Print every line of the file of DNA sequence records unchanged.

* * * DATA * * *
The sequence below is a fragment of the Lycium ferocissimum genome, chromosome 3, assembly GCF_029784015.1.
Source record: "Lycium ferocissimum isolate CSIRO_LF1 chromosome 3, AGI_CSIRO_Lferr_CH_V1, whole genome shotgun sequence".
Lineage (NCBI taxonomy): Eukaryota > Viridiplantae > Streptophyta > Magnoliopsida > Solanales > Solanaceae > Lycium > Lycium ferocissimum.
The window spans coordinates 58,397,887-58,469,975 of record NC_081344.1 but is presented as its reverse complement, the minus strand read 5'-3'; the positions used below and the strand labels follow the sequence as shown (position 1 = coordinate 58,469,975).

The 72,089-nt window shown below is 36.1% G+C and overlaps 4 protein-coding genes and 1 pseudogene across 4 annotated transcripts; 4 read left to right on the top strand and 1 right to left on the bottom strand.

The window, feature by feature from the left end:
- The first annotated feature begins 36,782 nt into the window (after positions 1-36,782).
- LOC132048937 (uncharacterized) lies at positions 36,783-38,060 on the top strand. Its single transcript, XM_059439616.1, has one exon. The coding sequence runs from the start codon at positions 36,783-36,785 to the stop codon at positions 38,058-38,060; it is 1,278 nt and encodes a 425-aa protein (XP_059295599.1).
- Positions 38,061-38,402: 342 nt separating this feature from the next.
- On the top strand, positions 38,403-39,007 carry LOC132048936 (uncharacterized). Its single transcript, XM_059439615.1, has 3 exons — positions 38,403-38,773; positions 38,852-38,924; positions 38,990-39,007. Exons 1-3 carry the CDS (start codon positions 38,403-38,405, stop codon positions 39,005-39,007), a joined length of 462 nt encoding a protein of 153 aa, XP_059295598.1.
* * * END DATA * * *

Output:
The sequence below is a fragment of the Lycium ferocissimum genome, chromosome 3, assembly GCF_029784015.1.
Source record: "Lycium ferocissimum isolate CSIRO_LF1 chromosome 3, AGI_CSIRO_Lferr_CH_V1, whole genome shotgun sequence".
Lineage (NCBI taxonomy): Eukaryota > Viridiplantae > Streptophyta > Magnoliopsida > Solanales > Solanaceae > Lycium > Lycium ferocissimum.
The window spans coordinates 58,397,887-58,469,975 of record NC_081344.1 but is presented as its reverse complement, the minus strand read 5'-3'; the positions used below and the strand labels follow the sequence as shown (position 1 = coordinate 58,469,975).

The 72,089-nt window shown below is 36.1% G+C and overlaps 4 protein-coding genes and 1 pseudogene across 4 annotated transcripts; 4 read left to right on the top strand and 1 right to left on the bottom strand.

The window, feature by feature from the left end:
- The first annotated feature begins 36,782 nt into the window (after positions 1-36,782).
- LOC132048937 (uncharacterized) lies at positions 36,783-38,060 on the top strand. Its single transcript, XM_059439616.1, has one exon. The coding sequence runs from the start codon at positions 36,783-36,785 to the stop codon at positions 38,058-38,060; it is 1,278 nt and encodes a 425-aa protein (XP_059295599.1).
- Positions 38,061-38,402: 342 nt separating this feature from the next.
- On the top strand, positions 38,403-39,007 carry LOC132048936 (uncharacterized). Its single transcript, XM_059439615.1, has 3 exons — positions 38,403-38,773; positions 38,852-38,924; positions 38,990-39,007. Exons 1-3 carry the CDS (start codon positions 38,403-38,405, stop codon positions 39,005-39,007), a joined length of 462 nt encoding a protein of 153 aa, XP_059295598.1.